THE MAXX – MAXXIMIZED #1 [Review]: Taking it to the…

IDW is fulfilling a longtime desire of mine (and I’m sure many others) at last: to have The Maxx live up to its fullest potential with modern artistic flare. This republished version is overseen by the master himself Sam Kieth (Zero Girl), with a bit of help from William Messner-Loebs (Wonder Woman, The Flash). The comic debuted in 1993, making the Neophyte 13 at the time — the perfect age to come across such a singular piece of art split into two worlds.

As I plopped open this newly remastered edition of The Maxx #1, I couldn’t help but feel nostalgic in regards to my love affair with this unhinged comic. Indulge me whilst I reminisce…

Hopefully not at any shopping mall.

I was always drawn in by the female protagonist, Julie Winters, because she looks, acts, and moves like a real woman, and not just some baseless female damsel in distress or typical comic book chick. I’m sure men have delighted in her scantily-clad outfits and surly attitude, so she is also liable to get some attention from most reasonably intelligent mammals. Julie is real and that much more appealing with her issues and flaws, always keeping us on our toes as any good woman should. You never know what’s going to come out of the Leopard Queen’s mouth…

Ms. Winters takes care of the title character known as The Maxx by way of her free-lance social work in the real world.

The Maxx himself is only a superhero in that he’s big, he’s purple, and has huge sharply toothed mask and giant yellow, razor-sharp claws. In reality, he’s simply viewed as a homeless man who lives in an alley box of New York City, humorous and twisted. He shifts uncontrollably from the real world to the unconscious, a so-called safe place also referred to as the Outback (but not the Australian outback, oi oi oi!). In the other world, he is Julie’s protector; there she is the Leopard Queen, the role switch and world warp is tantalizing.

Not brought to you by Colgate.

The only character who seems to have a clue what is going on is the villain, serial rapist, and student of the mystic arts, Mr. Gone. Still, this is all Julie’s world; this is her journey and the other characters seem more aware of it as time goes on. I can’t blame Julie or The Maxx for the confusion, because we all need a safe place where we can escape reality. With The Maxx (and partially what makes it all so terribly fun), you never know which world is actually real, seeing how both planes are so rich and vivid. The story reminds us that we all have an outback, an unconscious world we live, whether we are aware of it or not.

Don’t we all!

Most of us who were kids in the 90’s are somewhat familiar with The Maxx‘s animated series on a side-show style program called MTV’s “Oddities” (1995). “Oddities” being a very random platform for an even more irregular storyline such as The Maxx. The show brought quite a bit of attention to the books and even spawned some video game play as well. The animated series pays tribute to how well crafted the comic book is/was because the show is mostly directly from the comic panels. Unfortunately, the show ended up largely unfinished. Perhaps this revamp of the comic will inspire Kieth to actually finish the animated series?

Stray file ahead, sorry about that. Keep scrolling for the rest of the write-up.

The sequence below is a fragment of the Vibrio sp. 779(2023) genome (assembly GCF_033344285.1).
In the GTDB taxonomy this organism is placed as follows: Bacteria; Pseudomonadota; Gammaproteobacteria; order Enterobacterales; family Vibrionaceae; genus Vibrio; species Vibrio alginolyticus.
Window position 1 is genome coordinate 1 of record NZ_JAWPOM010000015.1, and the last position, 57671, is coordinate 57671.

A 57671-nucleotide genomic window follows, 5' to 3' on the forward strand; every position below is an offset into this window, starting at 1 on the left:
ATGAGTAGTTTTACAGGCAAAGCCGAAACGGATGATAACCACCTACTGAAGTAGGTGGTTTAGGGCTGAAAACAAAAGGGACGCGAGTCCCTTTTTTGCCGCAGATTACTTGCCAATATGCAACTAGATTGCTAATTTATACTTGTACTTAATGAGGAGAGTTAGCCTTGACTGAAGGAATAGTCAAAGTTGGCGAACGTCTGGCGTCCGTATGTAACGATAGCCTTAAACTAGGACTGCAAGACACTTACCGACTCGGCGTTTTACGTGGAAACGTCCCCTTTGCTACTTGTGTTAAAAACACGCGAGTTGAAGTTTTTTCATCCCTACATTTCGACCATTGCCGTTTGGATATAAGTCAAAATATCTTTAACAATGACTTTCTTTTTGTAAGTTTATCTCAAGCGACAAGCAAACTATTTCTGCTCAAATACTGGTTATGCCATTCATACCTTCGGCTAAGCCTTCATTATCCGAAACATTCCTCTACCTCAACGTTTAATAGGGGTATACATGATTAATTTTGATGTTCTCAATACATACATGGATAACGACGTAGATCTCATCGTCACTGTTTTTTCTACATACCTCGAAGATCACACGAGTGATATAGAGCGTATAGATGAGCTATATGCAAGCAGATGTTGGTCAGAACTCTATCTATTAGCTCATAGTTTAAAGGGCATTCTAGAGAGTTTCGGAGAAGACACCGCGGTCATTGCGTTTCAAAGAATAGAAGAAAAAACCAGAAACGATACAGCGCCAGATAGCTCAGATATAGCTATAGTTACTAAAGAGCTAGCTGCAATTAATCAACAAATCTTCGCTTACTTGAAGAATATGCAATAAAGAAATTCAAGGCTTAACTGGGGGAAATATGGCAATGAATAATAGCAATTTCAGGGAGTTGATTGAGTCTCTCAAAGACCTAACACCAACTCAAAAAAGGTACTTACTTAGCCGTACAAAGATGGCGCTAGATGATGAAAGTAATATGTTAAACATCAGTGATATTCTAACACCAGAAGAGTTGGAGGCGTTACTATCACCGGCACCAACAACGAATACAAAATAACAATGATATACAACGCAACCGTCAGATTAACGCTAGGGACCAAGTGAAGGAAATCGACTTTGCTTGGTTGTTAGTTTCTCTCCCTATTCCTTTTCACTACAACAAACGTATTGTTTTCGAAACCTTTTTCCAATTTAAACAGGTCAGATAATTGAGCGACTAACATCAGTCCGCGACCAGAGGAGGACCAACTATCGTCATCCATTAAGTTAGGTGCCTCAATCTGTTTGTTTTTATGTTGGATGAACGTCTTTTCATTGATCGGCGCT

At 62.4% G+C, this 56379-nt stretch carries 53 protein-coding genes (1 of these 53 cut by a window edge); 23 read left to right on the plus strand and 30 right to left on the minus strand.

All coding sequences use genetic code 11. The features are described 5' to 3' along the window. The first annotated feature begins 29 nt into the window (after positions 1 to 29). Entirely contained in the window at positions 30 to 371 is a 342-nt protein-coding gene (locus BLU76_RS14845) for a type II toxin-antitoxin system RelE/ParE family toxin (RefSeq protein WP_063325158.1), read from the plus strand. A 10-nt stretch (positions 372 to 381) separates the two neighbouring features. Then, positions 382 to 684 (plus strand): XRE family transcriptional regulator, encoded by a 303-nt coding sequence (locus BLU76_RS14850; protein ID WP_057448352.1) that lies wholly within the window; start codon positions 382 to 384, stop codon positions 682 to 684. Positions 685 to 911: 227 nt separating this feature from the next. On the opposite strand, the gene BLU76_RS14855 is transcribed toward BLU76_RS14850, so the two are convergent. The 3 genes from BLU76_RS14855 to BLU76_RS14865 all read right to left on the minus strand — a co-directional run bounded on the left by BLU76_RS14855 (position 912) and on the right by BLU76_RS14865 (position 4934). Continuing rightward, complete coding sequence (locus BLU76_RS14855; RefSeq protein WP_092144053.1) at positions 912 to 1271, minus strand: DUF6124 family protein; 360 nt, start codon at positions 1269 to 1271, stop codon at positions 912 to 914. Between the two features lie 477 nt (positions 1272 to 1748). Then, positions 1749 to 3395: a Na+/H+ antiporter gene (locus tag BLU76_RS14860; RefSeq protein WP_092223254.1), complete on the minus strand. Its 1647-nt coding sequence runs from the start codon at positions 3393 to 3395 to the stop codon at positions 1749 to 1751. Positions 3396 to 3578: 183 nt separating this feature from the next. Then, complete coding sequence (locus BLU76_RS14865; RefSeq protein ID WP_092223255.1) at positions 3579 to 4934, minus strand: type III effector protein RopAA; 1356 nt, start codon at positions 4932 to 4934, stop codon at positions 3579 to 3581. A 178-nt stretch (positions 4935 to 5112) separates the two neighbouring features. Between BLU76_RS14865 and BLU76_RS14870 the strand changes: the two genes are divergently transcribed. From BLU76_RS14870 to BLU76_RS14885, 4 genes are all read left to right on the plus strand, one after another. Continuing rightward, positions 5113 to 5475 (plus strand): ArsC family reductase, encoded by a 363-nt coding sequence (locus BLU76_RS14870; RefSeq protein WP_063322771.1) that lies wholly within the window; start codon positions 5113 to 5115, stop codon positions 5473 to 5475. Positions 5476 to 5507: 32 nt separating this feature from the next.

Wishful thinking…probably.

The new art in The Maxx: Maxximized first issue is as gorgeous as you’d imagine, with a personal addendum from Mr. Sam Kieth. The former Incredible Hulk and Sandman artist goes on to explain the extreme time restraints put upon comic book artists to finish — often only a weekend alone! — in this particular case of renowned colorist Steve Oliff (Akira, Spawn). In fact, Kieth was working simultaneously on The Maxx comic and MTV show at the same time, which lead to some short-cutting on the artwork in the comic. Now, IDW’s Ronda Pattison (TMNT) takes the helm to help Kieth with this revamp. The Maxx is even more purple and bold than ever before, and Julie’s blue eyes are simply.. beautiful.

Thankfully, Kieth hasn’t messed with the core story at all, because — in all fairness — The Maxx is truly sublime in its original psychedelic, albeit imperfect splendor. It remains one of those comics that most people just don’t get, and therein lies the draw of it all: not getting it is getting it, and I’m sure the new art will draw new fans.

If you are truly interested to see more of Kieth’s wonderful world, this Neophyte can’t help but recommend the animated series (which is available on Amazon, or wherever good Maxx stories are shown). I promise after you’re done with it, the world will never be the same size again…

5 Bibles.

Nicole Brunner
Nicole Brunner is an actress/model and daughter of noted Marvel comic book artist Frank Brunner, which essentially makes her comic royalty and a badasssss bitch. Growing up in her house, comic books and the like were the literal gospel. She’s also guest-starred in 3 episodes of the cult favorite TV series"Roswell". Nicole is a regular at San Diego Comic Con, and frequents comic book stores in search of old comics and anything Jean Grey-related. Lest we not forget her fixation with 80s flicks and the new DC fighting game, INJUSTICE. Follow The Neophyte on Twitter @Nicole_Brunner

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